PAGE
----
Friday 04 October 2013

Talking tactics: Why Spurs are making giant strides

Adrian Clarke looks at tactics employed by Andre Villas-Boas and why things are looking up for Spurs

  • Pic 1: Spurs tackles v Norwich, 2012, left, and 2013. Successful (blue); unsuccessful (red)

  • Pic 2: Bale v Sunderland, left; Eriksen v Norwich. Successful pass (blue); unsuccessful (red)

  • Pic 3: Spurs crosses v Cardiff. Successful (green); unsuccessful (red)

  • Pic 4: Spurs shots v Cardiff City

  • Pic 5: Spurs dribbles v Chelsea. Green - successful, red - unsuccessful.

Former Arsenal player and now journalist Adrian Clarke looks at why Tottenham Hotspur have made such a strong start to the Barclays Premier League season.

His demeanour may appear less intense than during his tenure at Chelsea but few head coaches devote as much attention to detail as Andre Villas-Boas, and that tactical acumen is starting to bear fruit at White Hart Lane.

The 35-year-old has a clear vision in mind for how he wants his Spurs side to perform, and ahead of their London derby with West Ham United this Sunday it is evident his much-changed squad are ideally suited to carrying out his instructions.

Less pressure on the back four

Making the pitch as small as possible when they do not have the ball is integral to the way Spurs want to play, and in their first six matches of the 2013/14 Barclays Premier League season it has proven to be hugely effective.

Asking his forward players to press from the front, Villas-Boas demands that his back four push up to the halfway line. With deep-lying midfielders Paulinho and Mousa Dembele in close proximity, this congests the areas that rival attackers have to work in, and because both are terrific tacklers (the Belgian has a 90% success rate) Spurs are well-placed to win the ball back in this crowded region.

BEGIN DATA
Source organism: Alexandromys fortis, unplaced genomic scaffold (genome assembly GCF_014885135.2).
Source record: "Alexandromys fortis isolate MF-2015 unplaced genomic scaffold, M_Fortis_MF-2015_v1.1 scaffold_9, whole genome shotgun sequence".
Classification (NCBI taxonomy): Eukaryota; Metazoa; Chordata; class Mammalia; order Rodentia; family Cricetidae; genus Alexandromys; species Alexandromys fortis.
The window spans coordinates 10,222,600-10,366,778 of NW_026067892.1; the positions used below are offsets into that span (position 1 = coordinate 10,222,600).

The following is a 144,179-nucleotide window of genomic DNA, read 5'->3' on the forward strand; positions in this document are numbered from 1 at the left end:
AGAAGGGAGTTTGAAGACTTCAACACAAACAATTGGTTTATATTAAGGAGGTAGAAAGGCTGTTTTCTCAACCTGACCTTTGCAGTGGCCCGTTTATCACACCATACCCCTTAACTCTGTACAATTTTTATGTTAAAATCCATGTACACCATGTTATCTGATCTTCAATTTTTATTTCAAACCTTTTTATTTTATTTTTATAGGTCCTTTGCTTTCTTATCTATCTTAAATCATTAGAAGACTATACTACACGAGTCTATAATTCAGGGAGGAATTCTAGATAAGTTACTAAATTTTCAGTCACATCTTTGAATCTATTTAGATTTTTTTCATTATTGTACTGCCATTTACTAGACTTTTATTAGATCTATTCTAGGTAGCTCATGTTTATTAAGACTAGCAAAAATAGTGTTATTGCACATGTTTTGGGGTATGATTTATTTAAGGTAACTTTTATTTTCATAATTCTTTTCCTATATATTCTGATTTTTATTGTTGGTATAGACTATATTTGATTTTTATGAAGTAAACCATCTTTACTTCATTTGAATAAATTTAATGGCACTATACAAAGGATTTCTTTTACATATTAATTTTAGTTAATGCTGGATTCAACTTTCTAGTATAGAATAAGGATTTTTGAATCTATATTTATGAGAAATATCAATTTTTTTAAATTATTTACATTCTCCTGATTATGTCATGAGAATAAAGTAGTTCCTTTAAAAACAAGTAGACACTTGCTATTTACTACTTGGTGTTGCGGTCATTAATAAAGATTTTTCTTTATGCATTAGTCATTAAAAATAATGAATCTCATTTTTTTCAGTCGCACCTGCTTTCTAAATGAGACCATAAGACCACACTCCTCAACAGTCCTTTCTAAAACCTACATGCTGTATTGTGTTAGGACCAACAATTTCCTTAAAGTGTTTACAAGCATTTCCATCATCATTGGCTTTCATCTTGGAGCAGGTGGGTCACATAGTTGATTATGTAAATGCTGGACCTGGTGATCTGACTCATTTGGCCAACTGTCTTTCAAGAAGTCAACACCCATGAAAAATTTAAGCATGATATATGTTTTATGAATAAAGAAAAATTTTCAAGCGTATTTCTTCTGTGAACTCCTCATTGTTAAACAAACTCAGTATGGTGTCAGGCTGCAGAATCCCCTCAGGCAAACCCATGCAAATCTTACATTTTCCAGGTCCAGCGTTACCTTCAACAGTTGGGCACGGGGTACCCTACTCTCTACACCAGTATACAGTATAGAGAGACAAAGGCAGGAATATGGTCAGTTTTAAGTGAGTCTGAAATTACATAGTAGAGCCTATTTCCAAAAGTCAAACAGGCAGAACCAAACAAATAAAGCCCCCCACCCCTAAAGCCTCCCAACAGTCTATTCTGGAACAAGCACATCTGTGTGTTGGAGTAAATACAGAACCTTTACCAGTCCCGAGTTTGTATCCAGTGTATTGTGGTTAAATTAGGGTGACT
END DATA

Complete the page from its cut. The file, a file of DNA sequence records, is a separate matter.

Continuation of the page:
Even if they fail to do so, under-pressure opponents are often forced into playing a hopeful pass over the top, which Hugo Lloris, who is adept at coming off his line to act as an auxiliary sweeper, deals with easily.

The North Londoners’ new-look midfield has also eased the burden on their defence by keeping the ball better. In their first six league matches this season, Spurs have enjoyed 5% more possession than they did last term, and this has undoubtedly helped reduce their average goals conceded to 0.33 per match from 1.21.

Only Chelsea and Southampton have had to deal with fewer shots on target than Spurs (19), which goes to show that Villas-Boas’s instructions are working.

Pic 1 above shows that when comparing their matches against Norwich this season and last, the Canaries were able to force their way into the final third (down the bottom of the pitch in the image) much more often against Spurs in September 2012 than they did in the corresponding fixture last month.

EASIER RIDE FOR VERTONGHEN AND DAWSON
  Season
Tackles per game Clearances per game
Jan Vertonghen
2013/14
0.66
5.33
  2012/13 3.05 8.7
Michael Dawson
2013/14 1.33 6.83
  2012/13 1.54 11.25


New creators versus past masters

Tottenham Hotspur's attacking midfield unit has had a major revamp since Gareth Bale's departure but the Lilywhites are coping just fine without last season's talisman.

They did bag 16 goals from outside the penalty area in 2012/13 (and are yet to score once from long range this term) but what they have lost in that department they have gained in all-round quality and option variety. Passing the ball better, there is much more movement and creativity.